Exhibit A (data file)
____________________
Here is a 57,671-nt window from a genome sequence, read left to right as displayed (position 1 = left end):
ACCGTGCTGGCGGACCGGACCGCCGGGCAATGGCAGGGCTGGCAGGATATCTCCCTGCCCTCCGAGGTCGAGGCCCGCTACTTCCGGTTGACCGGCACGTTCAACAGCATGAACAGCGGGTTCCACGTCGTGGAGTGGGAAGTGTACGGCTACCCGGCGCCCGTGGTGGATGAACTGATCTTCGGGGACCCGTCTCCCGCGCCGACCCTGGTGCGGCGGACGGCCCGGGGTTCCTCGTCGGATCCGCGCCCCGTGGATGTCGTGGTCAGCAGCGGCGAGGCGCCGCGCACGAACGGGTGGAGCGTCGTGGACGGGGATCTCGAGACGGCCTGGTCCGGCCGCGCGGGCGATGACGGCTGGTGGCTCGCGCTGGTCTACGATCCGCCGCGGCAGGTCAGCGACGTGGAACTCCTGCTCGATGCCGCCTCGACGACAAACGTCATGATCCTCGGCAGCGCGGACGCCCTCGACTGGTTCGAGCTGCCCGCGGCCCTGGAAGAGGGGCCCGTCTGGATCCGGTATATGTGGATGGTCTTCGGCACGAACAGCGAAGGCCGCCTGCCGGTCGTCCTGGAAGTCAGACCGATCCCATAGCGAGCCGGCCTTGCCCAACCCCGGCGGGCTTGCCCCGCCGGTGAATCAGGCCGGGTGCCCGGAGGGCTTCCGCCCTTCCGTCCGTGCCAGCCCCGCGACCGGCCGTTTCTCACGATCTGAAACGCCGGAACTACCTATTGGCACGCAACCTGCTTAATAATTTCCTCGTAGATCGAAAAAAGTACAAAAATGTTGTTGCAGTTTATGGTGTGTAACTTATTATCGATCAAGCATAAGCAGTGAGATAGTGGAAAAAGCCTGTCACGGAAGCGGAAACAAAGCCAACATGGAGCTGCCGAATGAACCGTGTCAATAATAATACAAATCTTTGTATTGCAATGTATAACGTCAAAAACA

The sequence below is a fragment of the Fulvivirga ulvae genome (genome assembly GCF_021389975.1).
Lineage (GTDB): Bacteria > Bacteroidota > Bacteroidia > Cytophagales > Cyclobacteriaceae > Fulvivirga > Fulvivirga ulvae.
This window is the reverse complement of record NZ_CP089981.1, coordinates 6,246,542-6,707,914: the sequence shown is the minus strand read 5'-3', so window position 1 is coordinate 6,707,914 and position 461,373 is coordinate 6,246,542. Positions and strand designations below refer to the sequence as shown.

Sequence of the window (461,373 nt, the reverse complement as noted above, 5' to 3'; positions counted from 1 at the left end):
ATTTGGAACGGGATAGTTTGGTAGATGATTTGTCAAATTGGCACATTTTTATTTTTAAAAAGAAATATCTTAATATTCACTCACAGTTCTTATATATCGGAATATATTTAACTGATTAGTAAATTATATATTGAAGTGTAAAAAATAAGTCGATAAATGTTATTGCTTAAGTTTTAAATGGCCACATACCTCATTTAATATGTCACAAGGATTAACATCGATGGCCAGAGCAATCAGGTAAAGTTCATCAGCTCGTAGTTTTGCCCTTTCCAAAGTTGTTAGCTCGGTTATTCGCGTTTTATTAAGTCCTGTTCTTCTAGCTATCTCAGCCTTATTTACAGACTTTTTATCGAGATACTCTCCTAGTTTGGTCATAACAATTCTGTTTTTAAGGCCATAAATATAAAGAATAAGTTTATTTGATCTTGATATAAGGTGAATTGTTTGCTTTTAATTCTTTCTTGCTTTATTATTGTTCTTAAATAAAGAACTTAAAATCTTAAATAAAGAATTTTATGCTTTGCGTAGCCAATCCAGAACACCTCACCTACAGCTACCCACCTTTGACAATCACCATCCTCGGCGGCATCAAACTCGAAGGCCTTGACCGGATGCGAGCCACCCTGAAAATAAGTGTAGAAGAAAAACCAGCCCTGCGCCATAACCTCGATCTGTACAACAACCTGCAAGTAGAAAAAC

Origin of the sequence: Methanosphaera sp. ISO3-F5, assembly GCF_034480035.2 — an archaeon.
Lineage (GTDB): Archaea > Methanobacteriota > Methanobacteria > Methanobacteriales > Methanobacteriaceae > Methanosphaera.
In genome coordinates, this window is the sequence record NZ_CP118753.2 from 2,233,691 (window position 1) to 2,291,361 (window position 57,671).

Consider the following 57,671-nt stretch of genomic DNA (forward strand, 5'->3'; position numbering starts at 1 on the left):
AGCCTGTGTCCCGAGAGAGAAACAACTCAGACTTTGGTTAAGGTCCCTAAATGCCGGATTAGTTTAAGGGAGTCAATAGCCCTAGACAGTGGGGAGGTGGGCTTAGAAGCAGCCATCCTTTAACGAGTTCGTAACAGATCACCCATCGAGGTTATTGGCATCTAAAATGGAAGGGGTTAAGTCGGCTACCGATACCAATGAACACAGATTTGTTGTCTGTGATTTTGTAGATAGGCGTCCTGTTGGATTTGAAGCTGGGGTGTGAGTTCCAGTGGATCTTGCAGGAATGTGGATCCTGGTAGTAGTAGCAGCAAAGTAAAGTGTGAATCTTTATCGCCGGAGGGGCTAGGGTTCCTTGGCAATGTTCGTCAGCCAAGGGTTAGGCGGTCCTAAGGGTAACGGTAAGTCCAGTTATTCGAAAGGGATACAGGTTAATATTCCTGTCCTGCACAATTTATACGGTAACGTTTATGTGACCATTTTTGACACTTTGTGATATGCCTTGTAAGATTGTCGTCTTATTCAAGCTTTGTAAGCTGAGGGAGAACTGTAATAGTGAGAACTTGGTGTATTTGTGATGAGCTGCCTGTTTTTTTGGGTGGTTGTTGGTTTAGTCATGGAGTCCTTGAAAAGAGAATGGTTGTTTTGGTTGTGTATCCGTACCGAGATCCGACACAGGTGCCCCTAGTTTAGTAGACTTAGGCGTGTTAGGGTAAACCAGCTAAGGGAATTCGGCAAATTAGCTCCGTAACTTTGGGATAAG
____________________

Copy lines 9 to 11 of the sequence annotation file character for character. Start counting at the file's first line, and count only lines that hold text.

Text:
Lineage (GTDB): Archaea > Methanobacteriota > Methanobacteria > Methanobacteriales > Methanobacteriaceae > Methanosphaera.
In genome coordinates, this window is the sequence record NZ_CP118753.2 from 2,233,691 (window position 1) to 2,291,361 (window position 57,671).

Consider the following 57,671-nt stretch of genomic DNA (forward strand, 5'->3'; position numbering starts at 1 on the left):